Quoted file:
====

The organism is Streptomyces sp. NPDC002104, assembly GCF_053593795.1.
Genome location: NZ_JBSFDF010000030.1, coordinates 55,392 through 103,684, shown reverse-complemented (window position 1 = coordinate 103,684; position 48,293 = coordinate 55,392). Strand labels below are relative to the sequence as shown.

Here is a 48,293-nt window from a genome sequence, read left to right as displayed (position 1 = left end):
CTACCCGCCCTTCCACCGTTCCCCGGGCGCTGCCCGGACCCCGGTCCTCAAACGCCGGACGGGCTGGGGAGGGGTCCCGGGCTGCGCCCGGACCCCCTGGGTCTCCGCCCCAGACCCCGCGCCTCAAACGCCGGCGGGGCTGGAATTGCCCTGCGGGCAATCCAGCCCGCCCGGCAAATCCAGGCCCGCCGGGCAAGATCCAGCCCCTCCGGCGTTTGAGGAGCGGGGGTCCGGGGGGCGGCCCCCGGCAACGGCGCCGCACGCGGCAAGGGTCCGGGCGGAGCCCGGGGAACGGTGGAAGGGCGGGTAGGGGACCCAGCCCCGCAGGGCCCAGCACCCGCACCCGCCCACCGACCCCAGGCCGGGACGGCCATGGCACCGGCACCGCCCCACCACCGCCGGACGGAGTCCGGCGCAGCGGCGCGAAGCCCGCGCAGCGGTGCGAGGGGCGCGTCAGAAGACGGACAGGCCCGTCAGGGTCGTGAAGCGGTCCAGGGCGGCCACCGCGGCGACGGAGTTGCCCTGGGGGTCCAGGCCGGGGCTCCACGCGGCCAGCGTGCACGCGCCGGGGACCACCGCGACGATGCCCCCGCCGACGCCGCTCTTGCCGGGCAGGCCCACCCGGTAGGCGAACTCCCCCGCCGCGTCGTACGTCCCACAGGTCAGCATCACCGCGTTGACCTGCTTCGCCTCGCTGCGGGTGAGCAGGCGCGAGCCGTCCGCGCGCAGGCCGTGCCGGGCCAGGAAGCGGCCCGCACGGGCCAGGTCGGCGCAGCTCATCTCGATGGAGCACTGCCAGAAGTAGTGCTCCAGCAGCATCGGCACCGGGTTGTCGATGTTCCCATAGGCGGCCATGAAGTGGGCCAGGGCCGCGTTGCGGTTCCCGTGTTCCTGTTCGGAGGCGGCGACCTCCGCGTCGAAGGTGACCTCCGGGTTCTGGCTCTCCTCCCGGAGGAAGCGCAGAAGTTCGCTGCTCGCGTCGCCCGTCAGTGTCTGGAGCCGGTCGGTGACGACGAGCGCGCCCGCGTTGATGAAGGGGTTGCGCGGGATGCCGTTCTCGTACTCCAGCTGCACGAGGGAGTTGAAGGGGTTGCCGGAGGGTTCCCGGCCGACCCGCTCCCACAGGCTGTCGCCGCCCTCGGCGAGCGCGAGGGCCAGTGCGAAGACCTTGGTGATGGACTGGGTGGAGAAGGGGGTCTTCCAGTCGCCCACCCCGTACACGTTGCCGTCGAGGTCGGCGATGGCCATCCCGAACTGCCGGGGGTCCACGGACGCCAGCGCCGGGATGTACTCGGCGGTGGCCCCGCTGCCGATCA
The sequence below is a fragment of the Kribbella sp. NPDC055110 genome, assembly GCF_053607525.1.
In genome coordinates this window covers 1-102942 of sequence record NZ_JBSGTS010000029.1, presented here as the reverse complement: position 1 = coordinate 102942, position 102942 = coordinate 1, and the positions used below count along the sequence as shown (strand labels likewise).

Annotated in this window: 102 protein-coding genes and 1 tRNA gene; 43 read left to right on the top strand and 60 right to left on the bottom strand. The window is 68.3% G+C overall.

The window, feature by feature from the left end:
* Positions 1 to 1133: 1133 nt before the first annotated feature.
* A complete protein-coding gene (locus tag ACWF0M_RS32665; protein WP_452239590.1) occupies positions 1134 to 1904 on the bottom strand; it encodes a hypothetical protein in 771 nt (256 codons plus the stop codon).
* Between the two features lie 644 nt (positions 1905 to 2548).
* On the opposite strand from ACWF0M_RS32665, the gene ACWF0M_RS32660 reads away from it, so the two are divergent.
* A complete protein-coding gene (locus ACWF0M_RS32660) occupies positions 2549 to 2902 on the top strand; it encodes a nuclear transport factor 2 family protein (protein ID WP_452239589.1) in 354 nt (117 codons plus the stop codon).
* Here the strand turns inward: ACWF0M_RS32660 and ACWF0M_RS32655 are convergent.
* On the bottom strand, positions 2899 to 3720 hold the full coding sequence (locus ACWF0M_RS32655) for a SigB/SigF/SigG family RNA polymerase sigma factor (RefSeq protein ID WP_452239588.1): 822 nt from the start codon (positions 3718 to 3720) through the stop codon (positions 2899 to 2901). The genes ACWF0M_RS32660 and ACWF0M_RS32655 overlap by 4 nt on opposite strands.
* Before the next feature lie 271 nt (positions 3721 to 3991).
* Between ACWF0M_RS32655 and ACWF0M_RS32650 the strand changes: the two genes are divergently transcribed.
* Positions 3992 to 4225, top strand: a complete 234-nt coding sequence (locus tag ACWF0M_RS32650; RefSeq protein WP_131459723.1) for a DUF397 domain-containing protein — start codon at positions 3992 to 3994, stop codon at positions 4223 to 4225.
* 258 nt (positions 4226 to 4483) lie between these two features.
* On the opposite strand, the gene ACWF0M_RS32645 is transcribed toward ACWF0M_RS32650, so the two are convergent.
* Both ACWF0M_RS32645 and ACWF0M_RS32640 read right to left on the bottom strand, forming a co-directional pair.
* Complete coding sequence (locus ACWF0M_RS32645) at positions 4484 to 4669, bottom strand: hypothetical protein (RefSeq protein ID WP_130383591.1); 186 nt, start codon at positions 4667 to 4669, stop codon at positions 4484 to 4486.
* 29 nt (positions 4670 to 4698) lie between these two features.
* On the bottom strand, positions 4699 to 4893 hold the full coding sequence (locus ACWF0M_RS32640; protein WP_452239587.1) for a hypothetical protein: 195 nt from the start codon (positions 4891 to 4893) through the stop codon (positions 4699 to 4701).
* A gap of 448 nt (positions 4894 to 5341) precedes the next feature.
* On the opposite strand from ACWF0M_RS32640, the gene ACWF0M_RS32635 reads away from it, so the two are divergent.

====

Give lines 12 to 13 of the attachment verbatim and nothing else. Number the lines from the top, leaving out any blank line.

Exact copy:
* On the opposite strand from ACWF0M_RS32665, the gene ACWF0M_RS32660 reads away from it, so the two are divergent.
* A complete protein-coding gene (locus ACWF0M_RS32660) occupies positions 2549 to 2902 on the top strand; it encodes a nuclear transport factor 2 family protein (protein ID WP_452239589.1) in 354 nt (117 codons plus the stop codon).